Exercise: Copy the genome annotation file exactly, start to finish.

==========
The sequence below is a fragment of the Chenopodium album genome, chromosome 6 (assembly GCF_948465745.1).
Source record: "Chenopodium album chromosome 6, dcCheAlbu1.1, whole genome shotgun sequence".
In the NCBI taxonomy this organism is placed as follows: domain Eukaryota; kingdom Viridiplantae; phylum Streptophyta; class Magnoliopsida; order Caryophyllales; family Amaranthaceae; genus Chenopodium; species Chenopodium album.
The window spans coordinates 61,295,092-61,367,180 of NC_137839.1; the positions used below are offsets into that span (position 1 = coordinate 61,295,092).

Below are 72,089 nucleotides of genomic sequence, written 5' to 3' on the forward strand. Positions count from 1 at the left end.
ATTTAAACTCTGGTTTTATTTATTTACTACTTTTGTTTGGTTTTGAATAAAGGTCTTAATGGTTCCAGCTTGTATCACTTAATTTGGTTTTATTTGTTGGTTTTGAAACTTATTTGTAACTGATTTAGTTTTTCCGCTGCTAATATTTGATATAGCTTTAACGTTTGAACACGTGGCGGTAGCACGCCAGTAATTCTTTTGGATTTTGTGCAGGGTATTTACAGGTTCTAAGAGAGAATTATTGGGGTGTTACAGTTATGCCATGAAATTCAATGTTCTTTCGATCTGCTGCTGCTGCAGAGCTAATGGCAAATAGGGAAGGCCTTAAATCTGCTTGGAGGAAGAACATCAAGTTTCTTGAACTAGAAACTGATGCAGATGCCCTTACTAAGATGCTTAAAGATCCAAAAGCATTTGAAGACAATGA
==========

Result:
The sequence below is a fragment of the Chenopodium album genome, chromosome 6 (assembly GCF_948465745.1).
Source record: "Chenopodium album chromosome 6, dcCheAlbu1.1, whole genome shotgun sequence".
In the NCBI taxonomy this organism is placed as follows: domain Eukaryota; kingdom Viridiplantae; phylum Streptophyta; class Magnoliopsida; order Caryophyllales; family Amaranthaceae; genus Chenopodium; species Chenopodium album.
The window spans coordinates 61,295,092-61,367,180 of NC_137839.1; the positions used below are offsets into that span (position 1 = coordinate 61,295,092).

Below are 72,089 nucleotides of genomic sequence, written 5' to 3' on the forward strand. Positions count from 1 at the left end.
ATTTAAACTCTGGTTTTATTTATTTACTACTTTTGTTTGGTTTTGAATAAAGGTCTTAATGGTTCCAGCTTGTATCACTTAATTTGGTTTTATTTGTTGGTTTTGAAACTTATTTGTAACTGATTTAGTTTTTCCGCTGCTAATATTTGATATAGCTTTAACGTTTGAACACGTGGCGGTAGCACGCCAGTAATTCTTTTGGATTTTGTGCAGGGTATTTACAGGTTCTAAGAGAGAATTATTGGGGTGTTACAGTTATGCCATGAAATTCAATGTTCTTTCGATCTGCTGCTGCTGCAGAGCTAATGGCAAATAGGGAAGGCCTTAAATCTGCTTGGAGGAAGAACATCAAGTTTCTTGAACTAGAAACTGATGCAGATGCCCTTACTAAGATGCTTAAAGATCCAAAAGCATTTGAAGACAATGA